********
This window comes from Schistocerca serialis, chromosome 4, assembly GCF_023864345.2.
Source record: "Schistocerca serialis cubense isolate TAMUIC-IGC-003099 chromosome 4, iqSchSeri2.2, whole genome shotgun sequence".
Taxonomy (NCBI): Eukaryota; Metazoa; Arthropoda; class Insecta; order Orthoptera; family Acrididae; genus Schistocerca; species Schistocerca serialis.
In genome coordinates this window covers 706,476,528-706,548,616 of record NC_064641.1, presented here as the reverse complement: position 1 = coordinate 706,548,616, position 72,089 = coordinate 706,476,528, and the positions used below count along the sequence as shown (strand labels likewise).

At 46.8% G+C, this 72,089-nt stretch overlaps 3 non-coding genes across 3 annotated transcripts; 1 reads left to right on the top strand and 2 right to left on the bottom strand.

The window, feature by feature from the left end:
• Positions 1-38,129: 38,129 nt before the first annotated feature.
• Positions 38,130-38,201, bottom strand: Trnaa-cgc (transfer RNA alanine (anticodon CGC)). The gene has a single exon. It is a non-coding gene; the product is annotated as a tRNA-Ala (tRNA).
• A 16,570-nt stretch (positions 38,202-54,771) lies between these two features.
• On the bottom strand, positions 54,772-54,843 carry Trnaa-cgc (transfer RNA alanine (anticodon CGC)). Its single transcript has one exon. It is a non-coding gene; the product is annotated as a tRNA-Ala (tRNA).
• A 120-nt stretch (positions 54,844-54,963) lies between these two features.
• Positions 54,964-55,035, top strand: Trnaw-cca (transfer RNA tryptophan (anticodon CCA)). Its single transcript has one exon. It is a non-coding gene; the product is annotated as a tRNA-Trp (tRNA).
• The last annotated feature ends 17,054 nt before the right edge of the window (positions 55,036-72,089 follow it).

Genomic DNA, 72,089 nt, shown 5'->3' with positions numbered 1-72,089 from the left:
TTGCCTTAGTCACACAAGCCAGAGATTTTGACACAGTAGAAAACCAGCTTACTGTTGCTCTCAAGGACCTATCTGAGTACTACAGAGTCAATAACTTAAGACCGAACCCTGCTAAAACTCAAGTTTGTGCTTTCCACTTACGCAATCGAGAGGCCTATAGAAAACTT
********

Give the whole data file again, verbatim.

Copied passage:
This window comes from Schistocerca serialis, chromosome 4, assembly GCF_023864345.2.
Source record: "Schistocerca serialis cubense isolate TAMUIC-IGC-003099 chromosome 4, iqSchSeri2.2, whole genome shotgun sequence".
Taxonomy (NCBI): Eukaryota; Metazoa; Arthropoda; class Insecta; order Orthoptera; family Acrididae; genus Schistocerca; species Schistocerca serialis.
In genome coordinates this window covers 706,476,528-706,548,616 of record NC_064641.1, presented here as the reverse complement: position 1 = coordinate 706,548,616, position 72,089 = coordinate 706,476,528, and the positions used below count along the sequence as shown (strand labels likewise).

At 46.8% G+C, this 72,089-nt stretch overlaps 3 non-coding genes across 3 annotated transcripts; 1 reads left to right on the top strand and 2 right to left on the bottom strand.

The window, feature by feature from the left end:
• Positions 1-38,129: 38,129 nt before the first annotated feature.
• Positions 38,130-38,201, bottom strand: Trnaa-cgc (transfer RNA alanine (anticodon CGC)). The gene has a single exon. It is a non-coding gene; the product is annotated as a tRNA-Ala (tRNA).
• A 16,570-nt stretch (positions 38,202-54,771) lies between these two features.
• On the bottom strand, positions 54,772-54,843 carry Trnaa-cgc (transfer RNA alanine (anticodon CGC)). Its single transcript has one exon. It is a non-coding gene; the product is annotated as a tRNA-Ala (tRNA).
• A 120-nt stretch (positions 54,844-54,963) lies between these two features.
• Positions 54,964-55,035, top strand: Trnaw-cca (transfer RNA tryptophan (anticodon CCA)). Its single transcript has one exon. It is a non-coding gene; the product is annotated as a tRNA-Trp (tRNA).
• The last annotated feature ends 17,054 nt before the right edge of the window (positions 55,036-72,089 follow it).

Genomic DNA, 72,089 nt, shown 5'->3' with positions numbered 1-72,089 from the left:
TTGCCTTAGTCACACAAGCCAGAGATTTTGACACAGTAGAAAACCAGCTTACTGTTGCTCTCAAGGACCTATCTGAGTACTACAGAGTCAATAACTTAAGACCGAACCCTGCTAAAACTCAAGTTTGTGCTTTCCACTTACGCAATCGAGAGGCCTATAGAAAACTT